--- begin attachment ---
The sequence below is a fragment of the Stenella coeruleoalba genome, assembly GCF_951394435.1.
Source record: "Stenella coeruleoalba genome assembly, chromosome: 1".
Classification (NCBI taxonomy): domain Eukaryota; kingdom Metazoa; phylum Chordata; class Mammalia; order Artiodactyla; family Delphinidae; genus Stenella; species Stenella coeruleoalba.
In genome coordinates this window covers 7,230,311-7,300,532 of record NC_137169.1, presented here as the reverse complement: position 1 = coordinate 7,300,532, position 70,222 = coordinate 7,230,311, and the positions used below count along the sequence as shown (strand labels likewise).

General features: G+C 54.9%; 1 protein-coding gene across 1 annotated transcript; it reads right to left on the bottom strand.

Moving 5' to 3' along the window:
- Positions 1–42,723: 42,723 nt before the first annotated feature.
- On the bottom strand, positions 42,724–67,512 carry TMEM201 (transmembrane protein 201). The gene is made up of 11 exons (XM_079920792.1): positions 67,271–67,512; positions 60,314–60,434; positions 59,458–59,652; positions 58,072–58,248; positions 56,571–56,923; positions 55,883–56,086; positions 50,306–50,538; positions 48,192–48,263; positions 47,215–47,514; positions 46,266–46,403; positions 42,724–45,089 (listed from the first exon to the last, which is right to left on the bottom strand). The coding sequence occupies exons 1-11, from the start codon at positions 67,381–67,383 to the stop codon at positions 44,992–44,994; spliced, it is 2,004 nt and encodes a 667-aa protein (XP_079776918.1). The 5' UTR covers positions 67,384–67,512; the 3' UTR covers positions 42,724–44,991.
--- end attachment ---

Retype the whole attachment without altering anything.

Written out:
The sequence below is a fragment of the Stenella coeruleoalba genome, assembly GCF_951394435.1.
Source record: "Stenella coeruleoalba genome assembly, chromosome: 1".
Classification (NCBI taxonomy): domain Eukaryota; kingdom Metazoa; phylum Chordata; class Mammalia; order Artiodactyla; family Delphinidae; genus Stenella; species Stenella coeruleoalba.
In genome coordinates this window covers 7,230,311-7,300,532 of record NC_137169.1, presented here as the reverse complement: position 1 = coordinate 7,300,532, position 70,222 = coordinate 7,230,311, and the positions used below count along the sequence as shown (strand labels likewise).

General features: G+C 54.9%; 1 protein-coding gene across 1 annotated transcript; it reads right to left on the bottom strand.

Moving 5' to 3' along the window:
- Positions 1–42,723: 42,723 nt before the first annotated feature.
- On the bottom strand, positions 42,724–67,512 carry TMEM201 (transmembrane protein 201). The gene is made up of 11 exons (XM_079920792.1): positions 67,271–67,512; positions 60,314–60,434; positions 59,458–59,652; positions 58,072–58,248; positions 56,571–56,923; positions 55,883–56,086; positions 50,306–50,538; positions 48,192–48,263; positions 47,215–47,514; positions 46,266–46,403; positions 42,724–45,089 (listed from the first exon to the last, which is right to left on the bottom strand). The coding sequence occupies exons 1-11, from the start codon at positions 67,381–67,383 to the stop codon at positions 44,992–44,994; spliced, it is 2,004 nt and encodes a 667-aa protein (XP_079776918.1). The 5' UTR covers positions 67,384–67,512; the 3' UTR covers positions 42,724–44,991.